In conventional closed meter systems, the link between the accounting device 12 and printer 14 has been either physically or cryptographically secured. Physical protection of the link is difficult to achieve, especially for meters in which the printhead 26 moves. Full protection of the link requires cryptographically securing the data. This is typically accomplished by fully encrypting the data, utilizing digital signatures, and/or utilizing message authentication codes (MACs). However, this requires significant computations to be performed on both sides of the link, i.e., at the PSD 20 and printer driver 24. As a result, costly cryptographic hardware must be employed, performance of the system must be decreased, or both.

Thus, there exists a need for a closed system postage meter that effectively secures the link between the PSD and printer that is both cost efficient and easy to implement.

SUMMARY OF THE INVENTION

The present invention alleviates the problems associated with the prior art and provides a method and system for securing the link between the accounting device and printer of a closed system meter that is cost efficient and easy to implement.

In accordance with the present invention, the link between the accounting device and printer of a closed system meter is secured utilizing a Linear Feedback Shift Register (LFSR) based stream encryption. The accounting device includes an LFSR that comprises a plurality of stages, with one or more taps that are passed through a logic gate to provide a “feedback” signal to the input of the LFSR, to generate a pseudo-random pattern output. Preferably, a Shrinking Key Generator (SKG) is utilized to further ensure privacy of the data. The output data from the accounting unit is encrypted utilizing the output from the LFSR and sent to the printing device. The printing device includes a similar LFSR, which is utilized to decrypt the output data from the accounting unit and enable printing.

DESCRIPTION OF THE DRAWINGS

The above and other objects and advantages of the present invention will be apparent upon consideration of the following detailed description, taken in conjunction with accompanying drawings, in which like reference characters refer to like parts throughout, and in which:

FIG. 1 illustrates in block diagram form a conventional closed system postage meter;

FIG. 2 illustrates in block diagram form a closed system postage meter according to the present invention;

FIGS. 3A and 3B illustrate in block diagram form an embodiment for the encryption/decryption circuits utilized in FIG. 2;

FIGS. 4A and 4B illustrate in block diagram form another embodiment for the encryption/decryption circuits utilized in FIG. 2; and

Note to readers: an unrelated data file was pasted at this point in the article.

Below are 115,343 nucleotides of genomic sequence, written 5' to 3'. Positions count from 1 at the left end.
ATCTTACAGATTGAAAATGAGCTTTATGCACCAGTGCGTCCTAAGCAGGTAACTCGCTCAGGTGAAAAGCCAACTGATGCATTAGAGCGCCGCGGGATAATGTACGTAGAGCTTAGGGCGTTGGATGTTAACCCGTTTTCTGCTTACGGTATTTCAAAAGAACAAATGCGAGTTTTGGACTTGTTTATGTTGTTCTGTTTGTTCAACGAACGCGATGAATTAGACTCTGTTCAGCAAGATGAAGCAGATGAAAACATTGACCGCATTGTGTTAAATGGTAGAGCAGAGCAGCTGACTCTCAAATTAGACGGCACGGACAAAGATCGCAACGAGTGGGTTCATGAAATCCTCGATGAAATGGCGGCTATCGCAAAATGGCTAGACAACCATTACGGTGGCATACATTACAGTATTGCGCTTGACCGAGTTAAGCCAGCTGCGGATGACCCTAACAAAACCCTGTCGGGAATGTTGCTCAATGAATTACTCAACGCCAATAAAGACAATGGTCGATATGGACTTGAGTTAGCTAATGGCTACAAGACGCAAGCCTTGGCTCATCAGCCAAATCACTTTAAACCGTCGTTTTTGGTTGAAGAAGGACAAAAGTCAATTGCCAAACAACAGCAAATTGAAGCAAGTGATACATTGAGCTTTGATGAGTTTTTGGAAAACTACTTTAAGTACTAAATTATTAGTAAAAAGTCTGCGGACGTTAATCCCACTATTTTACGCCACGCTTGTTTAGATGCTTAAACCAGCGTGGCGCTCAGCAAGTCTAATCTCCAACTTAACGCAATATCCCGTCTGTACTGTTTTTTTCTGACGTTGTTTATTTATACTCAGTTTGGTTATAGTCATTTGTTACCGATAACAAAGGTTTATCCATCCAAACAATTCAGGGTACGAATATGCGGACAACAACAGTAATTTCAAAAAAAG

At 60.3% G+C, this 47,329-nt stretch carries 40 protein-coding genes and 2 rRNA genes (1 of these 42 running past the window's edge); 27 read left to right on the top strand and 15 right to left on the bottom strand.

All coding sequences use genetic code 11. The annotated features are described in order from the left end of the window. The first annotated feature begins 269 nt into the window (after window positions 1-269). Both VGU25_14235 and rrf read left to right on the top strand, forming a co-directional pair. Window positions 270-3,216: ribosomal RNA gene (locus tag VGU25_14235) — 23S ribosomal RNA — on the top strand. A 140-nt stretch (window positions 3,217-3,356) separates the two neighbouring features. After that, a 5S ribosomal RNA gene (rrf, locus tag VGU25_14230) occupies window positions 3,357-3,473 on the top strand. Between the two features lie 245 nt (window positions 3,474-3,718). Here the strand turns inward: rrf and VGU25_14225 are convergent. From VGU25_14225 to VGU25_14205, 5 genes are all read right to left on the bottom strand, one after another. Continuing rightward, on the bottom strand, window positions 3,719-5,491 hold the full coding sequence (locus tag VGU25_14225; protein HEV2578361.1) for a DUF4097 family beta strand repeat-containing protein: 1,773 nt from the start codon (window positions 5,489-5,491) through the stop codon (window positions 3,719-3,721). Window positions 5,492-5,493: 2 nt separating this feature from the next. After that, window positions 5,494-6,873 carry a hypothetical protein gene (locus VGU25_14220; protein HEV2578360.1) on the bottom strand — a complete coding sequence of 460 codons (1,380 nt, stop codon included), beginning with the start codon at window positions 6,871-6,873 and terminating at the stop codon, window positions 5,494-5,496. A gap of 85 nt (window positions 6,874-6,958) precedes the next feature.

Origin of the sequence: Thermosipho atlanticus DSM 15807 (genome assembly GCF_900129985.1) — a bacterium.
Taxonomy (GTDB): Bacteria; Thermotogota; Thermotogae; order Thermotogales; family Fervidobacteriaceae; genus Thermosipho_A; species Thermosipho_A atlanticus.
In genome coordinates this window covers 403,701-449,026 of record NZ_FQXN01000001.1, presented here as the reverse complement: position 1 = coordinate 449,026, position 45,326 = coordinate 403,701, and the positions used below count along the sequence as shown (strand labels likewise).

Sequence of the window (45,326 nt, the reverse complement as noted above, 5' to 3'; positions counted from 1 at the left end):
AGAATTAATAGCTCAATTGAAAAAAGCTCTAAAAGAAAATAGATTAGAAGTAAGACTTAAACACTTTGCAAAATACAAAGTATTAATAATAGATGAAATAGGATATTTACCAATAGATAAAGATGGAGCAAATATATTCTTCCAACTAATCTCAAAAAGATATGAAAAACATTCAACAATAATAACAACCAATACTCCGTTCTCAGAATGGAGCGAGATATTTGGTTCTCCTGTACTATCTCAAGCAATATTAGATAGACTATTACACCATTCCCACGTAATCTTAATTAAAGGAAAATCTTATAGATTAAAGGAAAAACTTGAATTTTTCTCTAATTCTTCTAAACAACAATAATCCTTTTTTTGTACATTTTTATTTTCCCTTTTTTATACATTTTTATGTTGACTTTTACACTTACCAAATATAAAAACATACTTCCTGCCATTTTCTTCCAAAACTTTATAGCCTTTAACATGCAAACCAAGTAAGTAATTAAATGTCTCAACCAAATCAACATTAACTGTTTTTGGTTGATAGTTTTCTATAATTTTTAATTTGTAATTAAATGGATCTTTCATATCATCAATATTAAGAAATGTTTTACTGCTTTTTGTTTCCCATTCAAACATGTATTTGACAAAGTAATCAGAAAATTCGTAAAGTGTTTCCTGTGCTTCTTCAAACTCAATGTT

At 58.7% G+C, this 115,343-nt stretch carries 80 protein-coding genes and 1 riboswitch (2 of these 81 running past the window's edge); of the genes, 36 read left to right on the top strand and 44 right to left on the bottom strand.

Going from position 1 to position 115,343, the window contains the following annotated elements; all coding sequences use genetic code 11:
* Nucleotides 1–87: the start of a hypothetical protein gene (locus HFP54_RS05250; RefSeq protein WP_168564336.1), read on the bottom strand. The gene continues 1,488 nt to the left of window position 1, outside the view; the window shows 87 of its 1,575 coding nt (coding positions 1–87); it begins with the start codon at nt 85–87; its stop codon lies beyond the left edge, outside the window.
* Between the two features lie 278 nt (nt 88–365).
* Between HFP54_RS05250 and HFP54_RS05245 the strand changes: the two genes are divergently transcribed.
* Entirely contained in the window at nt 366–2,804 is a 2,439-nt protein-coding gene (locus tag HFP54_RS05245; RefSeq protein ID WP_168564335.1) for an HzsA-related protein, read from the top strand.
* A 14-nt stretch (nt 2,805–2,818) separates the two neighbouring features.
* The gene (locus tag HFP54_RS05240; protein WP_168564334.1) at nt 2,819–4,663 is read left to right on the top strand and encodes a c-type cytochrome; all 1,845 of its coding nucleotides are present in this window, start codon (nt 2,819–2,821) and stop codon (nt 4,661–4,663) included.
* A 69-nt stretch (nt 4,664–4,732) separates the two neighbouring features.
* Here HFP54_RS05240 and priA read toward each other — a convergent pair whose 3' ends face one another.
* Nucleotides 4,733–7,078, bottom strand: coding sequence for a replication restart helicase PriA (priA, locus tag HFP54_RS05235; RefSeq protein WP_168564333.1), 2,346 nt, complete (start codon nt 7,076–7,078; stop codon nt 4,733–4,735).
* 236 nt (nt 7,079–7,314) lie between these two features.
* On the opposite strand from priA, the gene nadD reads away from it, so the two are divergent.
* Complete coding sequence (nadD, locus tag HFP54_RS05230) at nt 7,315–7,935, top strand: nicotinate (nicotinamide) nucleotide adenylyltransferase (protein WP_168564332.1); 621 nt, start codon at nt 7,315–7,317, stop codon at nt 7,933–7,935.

FIG. 5 illustrates in flow chart form a process for using a Shrinking Key Generator (SKG) to encrypt data according to the present invention.

DETAILED DESCRIPTION OF THE PRESENT INVENTION

In describing the present invention, reference is made to the drawings, wherein there is seen in FIG. 2 a closed system postage meter 30 according to the present invention. Meter 30 includes an accounting device 32 coupled to a printer 34 via a communication link, such as, for example, cable 36. Accounting device 32 includes a PSD 20 and an encryption circuit 40 inside a secure enclosure 42. Data from PSD is communicated to encryption circuit 40 via data link 46. It should be noted that while encryption circuit 40 is illustrated in FIG. 2 as being separate from PSD 20, the invention is not so limited and the encryption circuit 40 may be integral with PSD 20. The data from PSD 20 is encrypted by encryption circuit 40, as will be further described below, and the encrypted data sent to printer 34 via cable 36.

Printer 34 includes a printer driver 24 coupled to a printhead 26, and a decryption circuit 44 inside a secure enclosure 38. Encrypted data from accounting device 32 is input to decryption circuit 44, where it is decrypted as will be further described below. The decrypted data from decryption circuit 44 is then communicated to printer driver 24 via data link 48. It should be noted that while decryption circuit 44 is illustrated in FIG. 2 as being separate from printer driver 24, the invention is not so limited and the decryption circuit 44 may be integral with printer driver 24. Printer driver 24 then drives the printhead 26 based on the data from accounting device 32.